About the Artist
Mary Lee Hu is a masterful and passionate weaver of metal. As an artist, lecturer and teacher, she has been an active contributor to the civic and cultural life of Washington State for nearly four decades. As Mary mentions in her response (see below), she realized in high school that metalsmithing was what she wanted to do for the rest of her life and she continues to be an innovator in her field. “Mary has developed a refined use of the basketry technique of twining in high carat gold. Her formal use of design is her interpretation of ethnic art and architecture, with a focus on the power of pattern and repetition.” (Facèré Jewelry Art Gallery, Seattle, WA, who represents Mary.)
Mary has received numerous awards including the Flintridge Foundation Award for Visual Artists and three NEA Crafts Fellowships. Her work is in the following collections: Renwick Gallery, National Museum of American Art; Art Institute of Chicago; Tacoma Art Museum; Yale University Art Gallery; American Craft Museum; the Victoria and Albert Museum, among others. Selected exhibitions include: “Jewelry by Artists: The Daphne Farago Collection,” Museum of Fine Art, Boston; Korean & American Metalsmithing Exhibition, Kepco Plaza Gallery, Seoul, Korea; “Craft in America: Expanding Traditions,” National Tour; “The Art of Gold,” Crocker Art Museum, and US Tour; “Sculptural Concerns: Contemporary American Metalworking”, Fort Wayne Museum and National Tour.
Mary was nominated for the Twining Humber Award by 2002 THA recipient Patti Warashina, who stated, “Mary’s artistic talents have broadened and enriched the aesthetics of the field of contemporary studio jewelry. Her research in gold work has brought her much notoriety worldwide. She is in a class of her own. Her experimentation with woven gold wire into fabulous neck pieces, cuffs and rings are a sight to behold. She is an artist who is focused and committed to her work and has stretched the boundaries in the field. Dedication in this laborious and technically difficult work is boundless, and she has shared her wisdom and research with the hundreds of students she has touched.”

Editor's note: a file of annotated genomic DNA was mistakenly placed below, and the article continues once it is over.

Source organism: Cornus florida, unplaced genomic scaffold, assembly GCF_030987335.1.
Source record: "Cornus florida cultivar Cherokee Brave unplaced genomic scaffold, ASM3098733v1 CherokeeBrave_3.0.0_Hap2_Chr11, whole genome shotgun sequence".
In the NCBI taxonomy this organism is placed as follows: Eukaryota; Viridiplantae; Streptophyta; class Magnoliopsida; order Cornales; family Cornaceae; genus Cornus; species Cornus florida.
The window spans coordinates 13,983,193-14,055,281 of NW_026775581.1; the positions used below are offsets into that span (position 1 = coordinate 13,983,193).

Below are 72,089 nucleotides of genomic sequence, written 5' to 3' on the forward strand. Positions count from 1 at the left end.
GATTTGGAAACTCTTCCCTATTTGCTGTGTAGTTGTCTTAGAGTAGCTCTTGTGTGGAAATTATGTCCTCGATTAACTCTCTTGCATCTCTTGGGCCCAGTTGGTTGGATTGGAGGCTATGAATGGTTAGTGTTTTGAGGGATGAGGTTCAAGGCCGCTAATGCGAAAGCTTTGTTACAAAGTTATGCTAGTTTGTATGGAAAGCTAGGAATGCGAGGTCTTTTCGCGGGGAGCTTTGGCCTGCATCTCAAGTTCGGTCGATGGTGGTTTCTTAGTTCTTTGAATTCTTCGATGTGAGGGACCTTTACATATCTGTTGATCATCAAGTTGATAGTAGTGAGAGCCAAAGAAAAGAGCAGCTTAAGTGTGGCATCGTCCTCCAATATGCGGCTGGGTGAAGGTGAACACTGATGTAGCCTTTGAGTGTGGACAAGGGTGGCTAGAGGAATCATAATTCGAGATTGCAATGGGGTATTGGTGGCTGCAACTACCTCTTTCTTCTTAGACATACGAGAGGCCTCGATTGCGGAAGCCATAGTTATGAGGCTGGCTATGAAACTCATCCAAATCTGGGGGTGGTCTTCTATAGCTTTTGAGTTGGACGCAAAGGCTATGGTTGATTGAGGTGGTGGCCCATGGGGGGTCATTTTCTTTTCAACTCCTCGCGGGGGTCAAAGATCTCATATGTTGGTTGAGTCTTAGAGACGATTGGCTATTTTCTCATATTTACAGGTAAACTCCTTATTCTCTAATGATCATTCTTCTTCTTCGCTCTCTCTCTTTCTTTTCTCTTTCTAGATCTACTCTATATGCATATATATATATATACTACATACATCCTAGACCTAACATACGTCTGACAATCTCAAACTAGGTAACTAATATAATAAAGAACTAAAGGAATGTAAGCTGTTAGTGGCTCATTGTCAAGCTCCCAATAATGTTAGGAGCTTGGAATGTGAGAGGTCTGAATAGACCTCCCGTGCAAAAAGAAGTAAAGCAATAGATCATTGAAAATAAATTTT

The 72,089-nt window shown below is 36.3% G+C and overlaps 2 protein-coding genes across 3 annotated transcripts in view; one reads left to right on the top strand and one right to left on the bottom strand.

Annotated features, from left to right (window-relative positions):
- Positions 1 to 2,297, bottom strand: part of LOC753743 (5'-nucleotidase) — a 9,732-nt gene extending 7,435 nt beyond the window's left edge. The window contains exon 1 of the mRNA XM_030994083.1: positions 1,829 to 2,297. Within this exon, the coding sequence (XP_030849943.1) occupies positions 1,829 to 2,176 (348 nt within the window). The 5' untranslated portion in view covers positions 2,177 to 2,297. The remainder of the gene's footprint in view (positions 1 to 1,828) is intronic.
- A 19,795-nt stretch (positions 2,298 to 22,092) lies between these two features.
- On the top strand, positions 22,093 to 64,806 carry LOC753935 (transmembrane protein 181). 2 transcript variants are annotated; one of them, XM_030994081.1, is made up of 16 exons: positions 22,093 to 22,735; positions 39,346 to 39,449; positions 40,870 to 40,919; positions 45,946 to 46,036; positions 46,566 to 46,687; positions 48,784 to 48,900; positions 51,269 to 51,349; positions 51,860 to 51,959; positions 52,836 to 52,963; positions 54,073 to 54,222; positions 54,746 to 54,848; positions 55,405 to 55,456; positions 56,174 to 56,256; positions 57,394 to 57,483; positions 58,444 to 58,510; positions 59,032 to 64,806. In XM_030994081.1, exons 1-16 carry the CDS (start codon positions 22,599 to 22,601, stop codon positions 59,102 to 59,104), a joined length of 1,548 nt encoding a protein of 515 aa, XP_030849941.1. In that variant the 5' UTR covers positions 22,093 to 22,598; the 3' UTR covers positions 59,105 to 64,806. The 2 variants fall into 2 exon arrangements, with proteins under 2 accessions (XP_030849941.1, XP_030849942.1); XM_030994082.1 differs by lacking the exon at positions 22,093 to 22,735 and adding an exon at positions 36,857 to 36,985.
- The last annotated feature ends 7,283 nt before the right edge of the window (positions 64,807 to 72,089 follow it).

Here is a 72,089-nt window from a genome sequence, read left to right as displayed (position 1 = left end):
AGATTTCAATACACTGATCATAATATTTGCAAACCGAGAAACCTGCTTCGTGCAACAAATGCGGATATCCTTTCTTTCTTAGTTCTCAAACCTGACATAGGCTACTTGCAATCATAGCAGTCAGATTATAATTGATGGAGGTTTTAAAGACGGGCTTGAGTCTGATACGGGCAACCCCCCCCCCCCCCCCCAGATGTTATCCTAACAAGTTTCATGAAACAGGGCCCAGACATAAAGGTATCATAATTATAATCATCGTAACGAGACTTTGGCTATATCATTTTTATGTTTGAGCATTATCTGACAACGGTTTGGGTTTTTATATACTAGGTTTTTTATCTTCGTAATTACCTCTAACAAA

Information included above was provided by artist at the time of application.
From the Artist
I am honored to be chosen for this year’s Twining Humber Award. To be recognized along with the amazing Washington artists previously chosen is indeed an honor. Thank you to Artist Trust and Yvonne Twining Humber, whose generosity and foresight made this award possible.
I don’t remember ever aspiring to be anything other than a visual artist. I was fortunate to be supported by my parents in our small Ohio town, from my mother saving my first-grade drawings to being sent to after-school art classes. When I was 16, I took my first metalsmithing class and immediately decided that this was what I wanted to do for the rest of my life. I received my BFA from Cranbrook Academy of Art in Michigan and MFA from Southern Illinois University, Carbondale. I married after graduate school, and we soon moved to Bellingham; however, I lost my young husband after less than five years of marriage while he was a visiting professor in Taiwan. Upon my return to the States, other artists, and especially the metalsmithing community, became my family.
Wanting to give back to the field that had given me so much, I spent the next three decades teaching metals, first at various universities in the Midwest, and from 1980, at the University of Washington where I taught until my retirement in 2006. I have also been active in various arts organizations, among them The American Crafts Council, the Society of North American Goldsmiths, and more recently, The Seattle Metals Guild’s program to encourage the teaching of metals in our state’s high schools so that other young people might find their passion at an early age.
I have been fairly driven to pursue my studio work over the years. I wished to see it develop and be accepted, but also for the pure personal enjoyment it gives me. My eye has long been attracted to line and pattern. Starting as my MFA thesis research, I have continued to use wire in processes borrowed from the textile field, challenging myself to come up with various permutations of pattern and form and resolving them into wearable objects. Suddenly, it is now over 40 years later and somehow I got old… without ever having a midlife crisis! I still love what I am doing and in fact as I have traveled and studied other cultures and the history of mankind’s involvement with bodily adornment and all of its physical, psychological and sociological associations, my interest in the whole field of jewelry—historical, tribal, fashion, fine, costume to contemporary studio jewelry—has increased. In my retirement from full-time teaching, I can now devote myself more fully to the more solitary, selfish? activities of further studying about and making beautiful objects for the body.
Thank you to Artist Trust for this recognition of a lifetime in which I have been privileged to work with beautiful materials and wonderful people.
Mary Lee Hu